Ahmaud Arbery was a king who died on his throne. He was a young black male, unarmed, defenseless to the barrel of a shotgun who lost his life while taking a jog.
The number of young black men whose last moments of life include looking in the eyes of their white killers while they succumb to their last breath is a reality that Black America is sick and tired of.
I’ve attended protest after protest, rally after rally, action after action, a Million Man March and our brothers and sisters are still being murdered in cold blood.
Trayvon Martin, Mike Brown, Tamir Rice, Jordan Davis, Eric Garner, Laquan McDonald, Kendrick Johnson, Botham Jean, Stephon Clark, Antwon Rose, EJ Bradford, Walter Scott, Freddie Gray, Alton Sterling, Philando Castile and the countless other men who didn’t get their flowers from the media remain stored in our brains as we await the next murder of a Black man in America.
The truth is African-American men can’t be too much of a threat because if they were their oppressors would be an afterthought.
It seems as though enough is not enough. So I ask my brothers and my sisters how far are we willing to take this thing?
I ask our white progressive allies who want to be down are you willing to stand on the front lines for our lives? Because we have been standing for yours since your ancestors stole us from our land.
If you are White in America right now COVID-19 is your biggest fear, but for many of us the reality is that we are fighting for our lives in more ways than one.
Our men and boys can die from walking out of the house each day being Black in America as quick as they can from the coronavirus.
As a means toward progression we are told that we are in this thing together, but let’s face it. Black people are in this thing alone.
America has been pushing this lie that even it doesn’t believe.
We have never been silent, in fact our ancestors and freedom fighters paid a heavy price for us to speak up. And while we know that Black Lives never mattered to America, they indeed matter to us and we will continue to rock the boat.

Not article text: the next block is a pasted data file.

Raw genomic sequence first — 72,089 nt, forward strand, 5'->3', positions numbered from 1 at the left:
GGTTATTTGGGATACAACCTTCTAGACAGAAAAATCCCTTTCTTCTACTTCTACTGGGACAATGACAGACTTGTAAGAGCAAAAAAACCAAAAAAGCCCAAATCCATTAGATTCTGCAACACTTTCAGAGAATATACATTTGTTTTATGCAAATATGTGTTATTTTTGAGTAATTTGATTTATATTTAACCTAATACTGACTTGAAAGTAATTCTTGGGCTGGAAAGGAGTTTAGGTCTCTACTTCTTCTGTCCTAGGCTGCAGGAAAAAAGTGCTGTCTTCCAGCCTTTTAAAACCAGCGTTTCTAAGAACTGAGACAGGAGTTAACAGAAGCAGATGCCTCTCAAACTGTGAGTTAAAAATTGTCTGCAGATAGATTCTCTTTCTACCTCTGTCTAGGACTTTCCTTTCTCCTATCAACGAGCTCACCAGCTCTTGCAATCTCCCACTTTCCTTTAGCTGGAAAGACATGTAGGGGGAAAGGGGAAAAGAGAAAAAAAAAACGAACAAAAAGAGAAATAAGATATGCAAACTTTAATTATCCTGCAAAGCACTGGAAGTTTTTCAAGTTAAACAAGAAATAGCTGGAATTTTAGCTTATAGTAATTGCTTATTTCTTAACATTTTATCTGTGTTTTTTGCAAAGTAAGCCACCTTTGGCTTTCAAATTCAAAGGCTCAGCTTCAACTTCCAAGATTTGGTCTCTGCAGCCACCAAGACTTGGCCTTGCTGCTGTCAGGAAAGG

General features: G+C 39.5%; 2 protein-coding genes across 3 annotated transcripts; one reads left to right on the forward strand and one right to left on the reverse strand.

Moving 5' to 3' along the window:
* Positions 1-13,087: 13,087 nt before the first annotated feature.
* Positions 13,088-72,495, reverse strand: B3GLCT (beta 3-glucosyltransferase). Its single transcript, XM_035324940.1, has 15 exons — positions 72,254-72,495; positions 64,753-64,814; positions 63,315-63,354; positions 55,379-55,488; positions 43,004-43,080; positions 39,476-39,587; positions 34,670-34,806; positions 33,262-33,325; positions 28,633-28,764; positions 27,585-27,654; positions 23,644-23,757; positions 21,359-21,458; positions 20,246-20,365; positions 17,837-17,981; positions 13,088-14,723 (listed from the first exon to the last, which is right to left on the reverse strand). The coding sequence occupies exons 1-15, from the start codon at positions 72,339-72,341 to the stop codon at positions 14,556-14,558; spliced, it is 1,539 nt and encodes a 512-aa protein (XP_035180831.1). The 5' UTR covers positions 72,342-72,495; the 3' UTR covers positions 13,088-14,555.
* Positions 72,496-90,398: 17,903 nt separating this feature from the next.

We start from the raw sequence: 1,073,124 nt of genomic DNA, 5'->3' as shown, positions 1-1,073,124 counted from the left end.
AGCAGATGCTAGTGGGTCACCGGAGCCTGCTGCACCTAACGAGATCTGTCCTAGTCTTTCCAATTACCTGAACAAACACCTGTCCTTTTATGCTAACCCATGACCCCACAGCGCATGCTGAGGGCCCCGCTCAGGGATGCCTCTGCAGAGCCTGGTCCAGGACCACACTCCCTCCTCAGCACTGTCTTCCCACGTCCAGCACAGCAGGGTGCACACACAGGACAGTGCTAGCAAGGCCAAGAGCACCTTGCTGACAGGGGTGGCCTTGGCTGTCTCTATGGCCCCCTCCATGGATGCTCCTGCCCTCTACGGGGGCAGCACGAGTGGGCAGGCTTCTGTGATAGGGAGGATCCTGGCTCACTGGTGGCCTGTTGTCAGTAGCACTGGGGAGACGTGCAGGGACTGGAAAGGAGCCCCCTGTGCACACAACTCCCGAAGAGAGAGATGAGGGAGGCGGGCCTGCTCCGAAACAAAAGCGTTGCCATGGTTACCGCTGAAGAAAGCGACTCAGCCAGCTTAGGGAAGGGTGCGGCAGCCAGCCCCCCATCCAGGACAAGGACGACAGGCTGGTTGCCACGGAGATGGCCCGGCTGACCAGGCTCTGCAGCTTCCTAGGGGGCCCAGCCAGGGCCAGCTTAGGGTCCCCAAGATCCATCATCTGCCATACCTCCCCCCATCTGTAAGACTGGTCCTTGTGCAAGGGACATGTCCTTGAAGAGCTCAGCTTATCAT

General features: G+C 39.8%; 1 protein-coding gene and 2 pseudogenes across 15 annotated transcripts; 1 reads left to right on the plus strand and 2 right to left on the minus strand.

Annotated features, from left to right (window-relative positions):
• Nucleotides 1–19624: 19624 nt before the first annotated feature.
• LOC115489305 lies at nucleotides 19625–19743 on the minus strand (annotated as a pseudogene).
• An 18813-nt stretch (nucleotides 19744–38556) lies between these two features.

Innocent Black blood is being shed and we have remained the beneficiaries of death, oppression and white supremacy for centuries.
Our young men are being thrust into the crosshairs of the world not because they are criminals but because society doesn’t value their lives. Their skin is not a sin, yet everytime we turn on the tv or log on social media we witness gunshots, blood and a lifeless body with some white man who pulled the trigger who has gotten to go home to his family.
As many of you wake up to preach social distancing and wonder which mask you are going to wear, some are burying their loved ones. Not because of an illness but because someone didn’t value a Black life enough for them to see another day.
It is your privilege to stand on street corners and at government buildings during a pandemic and shout for the opening of the economy while you worry about your business. And if all lives really mattered as they say then they would remember just how many lives they are risking right now as they advocate for opening back up.
But we know what we always have. That protesting and demonstrations are just fine, as long as Black lives aren’t in the picture. So when we are back in the streets fighting for justice, we won’t ask for your permission.
White America has continuously pushed us to our breaking point with no repercussions and when the chickens come home to roost we can’t save you. We won’t save you.
For too long you have told us that Black people are the purveyors of their own demise and we aren’t buying it anymore. Your conditioning will cease to render us defenseless.
When they called for 10,000 fearless what they meant was it is time to stand up. As other races seek unity among their own kind first, we must do the same. Our condition and lack of love has and will always be attributed to white supremacy.
When Ahmaud Arbery went to take a jog that day and Trayvon took that walk to the store, and Tamir Rice played in the park they were ours. And even though we may not be ripe to receive justice our voices and our boots on the ground can shake the earth.
In the words of Assata Shakur:
“We have been locked by the lawless, handcuffed by the haters, gagged by the greedy. And if I know anything at all, it’s that a wall is just a wall and nothing more at all. It can be broken down. I believe that a lost ship, steered by tired, seasick sailors can still be guided home to port”
Keep Fighting. This is for Ahmaud.
Angela Dennis is Editor of Black With No Chaser, Podcast host for Black in Appalachia and published Journalist specializing in socio-economic issues and race.